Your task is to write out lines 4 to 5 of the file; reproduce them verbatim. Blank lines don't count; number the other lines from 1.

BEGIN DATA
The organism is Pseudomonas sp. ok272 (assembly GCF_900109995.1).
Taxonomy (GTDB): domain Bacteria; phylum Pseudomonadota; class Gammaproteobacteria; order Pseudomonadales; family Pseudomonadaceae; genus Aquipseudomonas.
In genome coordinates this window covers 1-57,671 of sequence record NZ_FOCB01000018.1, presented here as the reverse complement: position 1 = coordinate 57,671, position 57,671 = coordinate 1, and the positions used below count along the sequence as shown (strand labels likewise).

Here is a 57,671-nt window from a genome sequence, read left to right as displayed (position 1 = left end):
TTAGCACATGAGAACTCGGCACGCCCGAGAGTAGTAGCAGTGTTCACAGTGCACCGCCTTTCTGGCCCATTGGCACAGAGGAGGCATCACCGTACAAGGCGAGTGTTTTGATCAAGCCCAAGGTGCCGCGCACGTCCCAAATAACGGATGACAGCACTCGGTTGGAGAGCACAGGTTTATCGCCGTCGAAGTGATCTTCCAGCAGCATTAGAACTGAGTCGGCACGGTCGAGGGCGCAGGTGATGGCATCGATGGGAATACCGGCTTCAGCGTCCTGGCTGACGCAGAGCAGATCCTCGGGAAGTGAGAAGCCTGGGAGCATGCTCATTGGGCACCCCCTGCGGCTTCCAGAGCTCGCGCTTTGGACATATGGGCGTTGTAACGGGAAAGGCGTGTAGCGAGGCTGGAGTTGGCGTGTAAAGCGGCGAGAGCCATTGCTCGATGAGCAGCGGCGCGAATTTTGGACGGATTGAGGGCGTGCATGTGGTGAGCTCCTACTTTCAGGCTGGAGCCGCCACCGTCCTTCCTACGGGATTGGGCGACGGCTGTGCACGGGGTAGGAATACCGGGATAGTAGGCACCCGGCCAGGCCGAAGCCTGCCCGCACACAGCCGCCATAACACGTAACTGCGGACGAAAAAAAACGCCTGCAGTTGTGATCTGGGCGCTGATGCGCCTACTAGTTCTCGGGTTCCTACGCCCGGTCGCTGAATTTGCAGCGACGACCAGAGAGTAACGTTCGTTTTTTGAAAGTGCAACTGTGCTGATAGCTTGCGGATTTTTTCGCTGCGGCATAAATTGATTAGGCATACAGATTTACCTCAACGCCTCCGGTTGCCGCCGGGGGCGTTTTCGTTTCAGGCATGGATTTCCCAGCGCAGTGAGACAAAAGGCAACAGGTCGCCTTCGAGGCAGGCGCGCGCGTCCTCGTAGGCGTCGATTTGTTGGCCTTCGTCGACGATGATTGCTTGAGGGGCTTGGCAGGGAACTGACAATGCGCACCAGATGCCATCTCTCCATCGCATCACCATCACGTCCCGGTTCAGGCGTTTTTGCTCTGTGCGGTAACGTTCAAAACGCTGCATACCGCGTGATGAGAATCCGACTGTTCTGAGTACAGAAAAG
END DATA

Here is a 57,671-nt window from a genome sequence, read left to right as displayed (position 1 = left end):
TTAGCACATGAGAACTCGGCACGCCCGAGAGTAGTAGCAGTGTTCACAGTGCACCGCCTTTCTGGCCCATTGGCACAGAGGAGGCATCACCGTACAAGGCGAGTGTTTTGATCAAGCCCAAGGTGCCGCGCACGTCCCAAATAACGGATGACAGCACTCGGTTGGAGAGCACAGGTTTATCGCCGTCGAAGTGATCTTCCAGCAGCATTAGAACTGAGTCGGCACGGTCGAGGGCGCAGGTGATGGCATCGATGGGAATACCGGCTTCAGCGTCCTGGCTGACGCAGAGCAGATCCTCGGGAAGTGAGAAGCCTGGGAGCATGCTCATTGGGCACCCCCTGCGGCTTCCAGAGCTCGCGCTTTGGACATATGGGCGTTGTAACGGGAAAGGCGTGTAGCGAGGCTGGAGTTGGCGTGTAAAGCGGCGAGAGCCATTGCTCGATGAGCAGCGGCGCGAATTTTGGACGGATTGAGGGCGTGCATGTGGTGAGCTCCTACTTTCAGGCTGGAGCCGCCACCGTCCTTCCTACGGGATTGGGCGACGGCTGTGCACGGGGTAGGAATACCGGGATAGTAGGCACCCGGCCAGGCCGAAGCCTGCCCGCACACAGCCGCCATAACACGTAACTGCGGACGAAAAAAAACGCCTGCAGTTGTGATCTGGGCGCTGATGCGCCTACTAGTTCTCGGGTTCCTACGCCCGGTCGCTGAATTTGCAGCGACGACCAGAGAGTAACGTTCGTTTTTTGAAAGTGCAACTGTGCTGATAGCTTGCGGATTTTTTCGCTGCGGCATAAATTGATTAGGCATACAGATTTACCTCAACGCCTCCGGTTGCCGCCGGGGGCGTTTTCGTTTCAGGCATGGATTTCCCAGCGCAGTGAGACAAAAGGCAACAGGTCGCCTTCGAGGCAGGCGCGCGCGTCCTCGTAGGCGTCGATTTGTTGGCCTTCGTCGACGATGATTGCTTGAGGGGCTTGGCAGGGAACTGACAATGCGCACCAGATGCCATCTCTCCATCGCATCACCATCACGTCCCGGTTCAGGCGTTTTTGCTCTGTGCGGTAACGTTCAAAACGCTGCATACCGCGTGATGAGAATCCGACTGTTCTGAGTACAGAAAAG